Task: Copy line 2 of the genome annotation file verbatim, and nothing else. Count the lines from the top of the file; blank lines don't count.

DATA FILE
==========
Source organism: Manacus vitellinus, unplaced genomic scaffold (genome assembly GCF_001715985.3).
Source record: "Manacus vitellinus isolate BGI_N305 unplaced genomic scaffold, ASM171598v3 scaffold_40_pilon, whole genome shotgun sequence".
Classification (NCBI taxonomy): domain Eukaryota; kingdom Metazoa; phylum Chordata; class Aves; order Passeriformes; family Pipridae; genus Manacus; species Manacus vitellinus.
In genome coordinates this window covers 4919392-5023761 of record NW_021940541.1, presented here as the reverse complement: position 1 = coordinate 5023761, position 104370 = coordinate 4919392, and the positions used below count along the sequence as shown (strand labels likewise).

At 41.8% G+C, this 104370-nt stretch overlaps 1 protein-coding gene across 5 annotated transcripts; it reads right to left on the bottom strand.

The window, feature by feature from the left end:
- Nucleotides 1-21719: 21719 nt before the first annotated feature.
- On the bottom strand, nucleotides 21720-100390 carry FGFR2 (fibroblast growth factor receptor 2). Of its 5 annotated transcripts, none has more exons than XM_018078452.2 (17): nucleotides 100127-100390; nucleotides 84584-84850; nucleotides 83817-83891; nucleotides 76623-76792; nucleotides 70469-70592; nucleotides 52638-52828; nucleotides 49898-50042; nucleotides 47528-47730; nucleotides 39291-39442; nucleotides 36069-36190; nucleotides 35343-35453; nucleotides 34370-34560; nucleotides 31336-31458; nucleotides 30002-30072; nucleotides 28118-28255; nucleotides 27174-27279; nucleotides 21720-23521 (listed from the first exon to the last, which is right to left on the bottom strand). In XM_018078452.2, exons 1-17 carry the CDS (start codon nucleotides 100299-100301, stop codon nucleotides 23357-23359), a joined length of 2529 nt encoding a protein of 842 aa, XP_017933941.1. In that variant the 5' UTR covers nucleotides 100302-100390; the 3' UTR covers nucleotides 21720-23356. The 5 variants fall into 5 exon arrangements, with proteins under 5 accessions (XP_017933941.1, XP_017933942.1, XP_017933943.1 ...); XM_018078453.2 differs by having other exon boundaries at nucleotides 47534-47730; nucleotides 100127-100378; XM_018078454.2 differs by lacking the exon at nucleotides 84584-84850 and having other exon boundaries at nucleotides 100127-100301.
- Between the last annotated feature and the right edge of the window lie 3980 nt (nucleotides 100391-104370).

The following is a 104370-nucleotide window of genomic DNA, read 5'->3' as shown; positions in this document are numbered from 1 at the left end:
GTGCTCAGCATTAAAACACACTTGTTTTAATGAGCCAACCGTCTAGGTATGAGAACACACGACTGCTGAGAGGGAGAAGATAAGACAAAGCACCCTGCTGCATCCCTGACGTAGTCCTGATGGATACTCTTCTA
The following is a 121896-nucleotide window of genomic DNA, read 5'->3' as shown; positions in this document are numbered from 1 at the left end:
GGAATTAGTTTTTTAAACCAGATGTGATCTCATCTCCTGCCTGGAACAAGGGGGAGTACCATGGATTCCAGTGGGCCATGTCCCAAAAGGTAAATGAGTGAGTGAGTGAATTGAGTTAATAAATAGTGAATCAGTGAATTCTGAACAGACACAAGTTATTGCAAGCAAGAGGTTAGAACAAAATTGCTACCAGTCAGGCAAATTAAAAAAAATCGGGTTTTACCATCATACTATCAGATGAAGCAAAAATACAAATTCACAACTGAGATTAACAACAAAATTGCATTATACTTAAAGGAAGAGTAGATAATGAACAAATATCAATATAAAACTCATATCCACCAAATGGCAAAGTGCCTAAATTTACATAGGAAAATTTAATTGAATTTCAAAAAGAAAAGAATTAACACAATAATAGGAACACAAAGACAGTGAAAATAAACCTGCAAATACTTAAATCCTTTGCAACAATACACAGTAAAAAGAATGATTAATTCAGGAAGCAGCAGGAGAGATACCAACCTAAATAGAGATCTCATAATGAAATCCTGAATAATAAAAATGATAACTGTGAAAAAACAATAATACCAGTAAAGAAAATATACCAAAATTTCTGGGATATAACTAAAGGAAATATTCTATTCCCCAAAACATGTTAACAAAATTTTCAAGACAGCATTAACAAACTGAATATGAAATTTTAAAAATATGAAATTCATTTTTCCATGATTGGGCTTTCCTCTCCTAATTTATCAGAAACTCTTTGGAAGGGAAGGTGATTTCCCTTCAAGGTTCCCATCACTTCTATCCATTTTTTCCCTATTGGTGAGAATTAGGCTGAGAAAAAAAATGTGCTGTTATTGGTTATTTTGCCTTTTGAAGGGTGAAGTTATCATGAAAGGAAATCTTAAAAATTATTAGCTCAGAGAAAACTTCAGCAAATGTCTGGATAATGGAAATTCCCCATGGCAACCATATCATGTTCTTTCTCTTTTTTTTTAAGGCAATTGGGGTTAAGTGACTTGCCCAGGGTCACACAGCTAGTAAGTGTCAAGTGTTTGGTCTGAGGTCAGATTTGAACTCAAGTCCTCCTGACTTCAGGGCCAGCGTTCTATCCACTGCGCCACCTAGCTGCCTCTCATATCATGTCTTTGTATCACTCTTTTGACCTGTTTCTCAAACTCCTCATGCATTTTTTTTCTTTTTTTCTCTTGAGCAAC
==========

Source record: "Manacus vitellinus isolate BGI_N305 unplaced genomic scaffold, ASM171598v3 scaffold_40_pilon, whole genome shotgun sequence".